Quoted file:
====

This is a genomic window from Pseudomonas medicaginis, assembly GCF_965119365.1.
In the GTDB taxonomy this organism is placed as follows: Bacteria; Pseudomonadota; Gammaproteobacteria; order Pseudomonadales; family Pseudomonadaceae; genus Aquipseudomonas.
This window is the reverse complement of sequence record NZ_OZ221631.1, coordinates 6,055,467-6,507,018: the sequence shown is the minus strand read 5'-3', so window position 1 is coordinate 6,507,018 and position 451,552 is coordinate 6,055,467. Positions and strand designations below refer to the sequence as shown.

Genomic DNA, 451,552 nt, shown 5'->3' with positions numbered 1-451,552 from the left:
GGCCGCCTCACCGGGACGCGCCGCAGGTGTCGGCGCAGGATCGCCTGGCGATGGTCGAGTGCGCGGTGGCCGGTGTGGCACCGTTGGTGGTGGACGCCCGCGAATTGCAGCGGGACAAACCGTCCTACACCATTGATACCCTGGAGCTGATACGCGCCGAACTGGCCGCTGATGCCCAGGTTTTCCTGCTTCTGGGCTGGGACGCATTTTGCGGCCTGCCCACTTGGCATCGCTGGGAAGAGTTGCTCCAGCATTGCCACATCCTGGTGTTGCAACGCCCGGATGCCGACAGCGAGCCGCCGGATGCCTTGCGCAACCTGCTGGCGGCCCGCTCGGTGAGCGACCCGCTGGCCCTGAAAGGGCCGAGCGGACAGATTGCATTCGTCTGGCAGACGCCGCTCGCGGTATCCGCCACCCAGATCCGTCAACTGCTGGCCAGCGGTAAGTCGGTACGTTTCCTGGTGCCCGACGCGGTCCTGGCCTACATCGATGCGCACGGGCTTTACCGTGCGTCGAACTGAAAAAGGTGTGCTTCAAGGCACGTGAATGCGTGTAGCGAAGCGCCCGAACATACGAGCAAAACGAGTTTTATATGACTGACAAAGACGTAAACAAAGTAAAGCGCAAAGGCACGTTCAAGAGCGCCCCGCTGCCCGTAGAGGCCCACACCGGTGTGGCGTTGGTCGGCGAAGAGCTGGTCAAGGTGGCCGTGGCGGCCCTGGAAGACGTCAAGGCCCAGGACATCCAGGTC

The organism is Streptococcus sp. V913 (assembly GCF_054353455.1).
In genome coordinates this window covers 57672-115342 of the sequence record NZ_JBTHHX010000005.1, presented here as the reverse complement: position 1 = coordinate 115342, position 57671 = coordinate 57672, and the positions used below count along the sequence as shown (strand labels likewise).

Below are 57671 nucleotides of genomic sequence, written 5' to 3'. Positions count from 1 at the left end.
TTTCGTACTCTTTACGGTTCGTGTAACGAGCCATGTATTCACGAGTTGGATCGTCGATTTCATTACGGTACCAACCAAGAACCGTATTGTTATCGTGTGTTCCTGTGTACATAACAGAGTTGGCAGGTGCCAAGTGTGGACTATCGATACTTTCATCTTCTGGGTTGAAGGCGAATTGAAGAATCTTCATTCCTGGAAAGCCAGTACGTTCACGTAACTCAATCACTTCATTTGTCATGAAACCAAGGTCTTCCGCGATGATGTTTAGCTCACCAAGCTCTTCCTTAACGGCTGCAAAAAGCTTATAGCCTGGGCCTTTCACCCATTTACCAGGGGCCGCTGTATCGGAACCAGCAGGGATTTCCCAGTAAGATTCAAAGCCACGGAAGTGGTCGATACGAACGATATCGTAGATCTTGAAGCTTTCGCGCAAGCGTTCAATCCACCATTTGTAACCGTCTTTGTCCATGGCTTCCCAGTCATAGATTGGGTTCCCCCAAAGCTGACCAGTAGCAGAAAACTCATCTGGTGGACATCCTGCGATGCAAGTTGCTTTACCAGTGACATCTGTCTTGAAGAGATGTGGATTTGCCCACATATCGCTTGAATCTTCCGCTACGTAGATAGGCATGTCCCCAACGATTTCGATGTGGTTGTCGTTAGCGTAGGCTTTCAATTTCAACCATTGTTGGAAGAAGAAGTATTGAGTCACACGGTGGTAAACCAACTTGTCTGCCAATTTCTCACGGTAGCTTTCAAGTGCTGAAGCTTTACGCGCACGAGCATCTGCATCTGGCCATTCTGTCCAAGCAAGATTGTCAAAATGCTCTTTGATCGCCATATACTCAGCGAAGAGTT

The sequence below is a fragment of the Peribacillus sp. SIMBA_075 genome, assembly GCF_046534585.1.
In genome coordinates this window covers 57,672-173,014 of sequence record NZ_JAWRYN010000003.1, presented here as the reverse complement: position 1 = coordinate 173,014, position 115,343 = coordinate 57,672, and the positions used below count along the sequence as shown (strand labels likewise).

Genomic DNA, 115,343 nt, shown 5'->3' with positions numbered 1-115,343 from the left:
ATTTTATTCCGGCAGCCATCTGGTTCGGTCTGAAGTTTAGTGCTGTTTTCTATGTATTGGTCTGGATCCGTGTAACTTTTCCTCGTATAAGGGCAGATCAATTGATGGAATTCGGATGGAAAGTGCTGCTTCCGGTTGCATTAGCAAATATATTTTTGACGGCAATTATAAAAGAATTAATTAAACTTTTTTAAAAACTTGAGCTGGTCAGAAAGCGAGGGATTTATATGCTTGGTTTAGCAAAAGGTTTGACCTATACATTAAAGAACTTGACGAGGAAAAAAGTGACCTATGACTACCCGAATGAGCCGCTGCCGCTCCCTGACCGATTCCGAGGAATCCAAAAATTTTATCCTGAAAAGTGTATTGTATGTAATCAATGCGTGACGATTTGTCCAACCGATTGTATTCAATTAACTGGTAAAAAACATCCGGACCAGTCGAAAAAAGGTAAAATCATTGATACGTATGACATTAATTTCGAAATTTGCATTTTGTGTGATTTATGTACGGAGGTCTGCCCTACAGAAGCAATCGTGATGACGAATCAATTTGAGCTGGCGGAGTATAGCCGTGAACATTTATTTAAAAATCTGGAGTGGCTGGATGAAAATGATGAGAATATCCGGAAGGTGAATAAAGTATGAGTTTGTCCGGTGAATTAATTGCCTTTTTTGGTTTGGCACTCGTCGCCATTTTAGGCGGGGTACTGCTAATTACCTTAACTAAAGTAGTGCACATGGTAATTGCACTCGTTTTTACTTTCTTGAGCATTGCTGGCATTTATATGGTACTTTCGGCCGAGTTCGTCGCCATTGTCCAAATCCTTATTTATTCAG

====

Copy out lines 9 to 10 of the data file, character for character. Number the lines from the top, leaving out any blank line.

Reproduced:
TTTCGTACTCTTTACGGTTCGTGTAACGAGCCATGTATTCACGAGTTGGATCGTCGATTTCATTACGGTACCAACCAAGAACCGTATTGTTATCGTGTGTTCCTGTGTACATAACAGAGTTGGCAGGTGCCAAGTGTGGACTATCGATACTTTCATCTTCTGGGTTGAAGGCGAATTGAAGAATCTTCATTCCTGGAAAGCCAGTACGTTCACGTAACTCAATCACTTCATTTGTCATGAAACCAAGGTCTTCCGCGATGATGTTTAGCTCACCAAGCTCTTCCTTAACGGCTGCAAAAAGCTTATAGCCTGGGCCTTTCACCCATTTACCAGGGGCCGCTGTATCGGAACCAGCAGGGATTTCCCAGTAAGATTCAAAGCCACGGAAGTGGTCGATACGAACGATATCGTAGATCTTGAAGCTTTCGCGCAAGCGTTCAATCCACCATTTGTAACCGTCTTTGTCCATGGCTTCCCAGTCATAGATTGGGTTCCCCCAAAGCTGACCAGTAGCAGAAAACTCATCTGGTGGACATCCTGCGATGCAAGTTGCTTTACCAGTGACATCTGTCTTGAAGAGATGTGGATTTGCCCACATATCGCTTGAATCTTCCGCTACGTAGATAGGCATGTCCCCAACGATTTCGATGTGGTTGTCGTTAGCGTAGGCTTTCAATTTCAACCATTGTTGGAAGAAGAAGTATTGAGTCACACGGTGGTAAACCAACTTGTCTGCCAATTTCTCACGGTAGCTTTCAAGTGCTGAAGCTTTACGCGCACGAGCATCTGCATCTGGCCATTCTGTCCAAGCAAGATTGTCAAAATGCTCTTTGATCGCCATATACTCAGCGAAGAGTT

The sequence below is a fragment of the Peribacillus sp. SIMBA_075 genome, assembly GCF_046534585.1.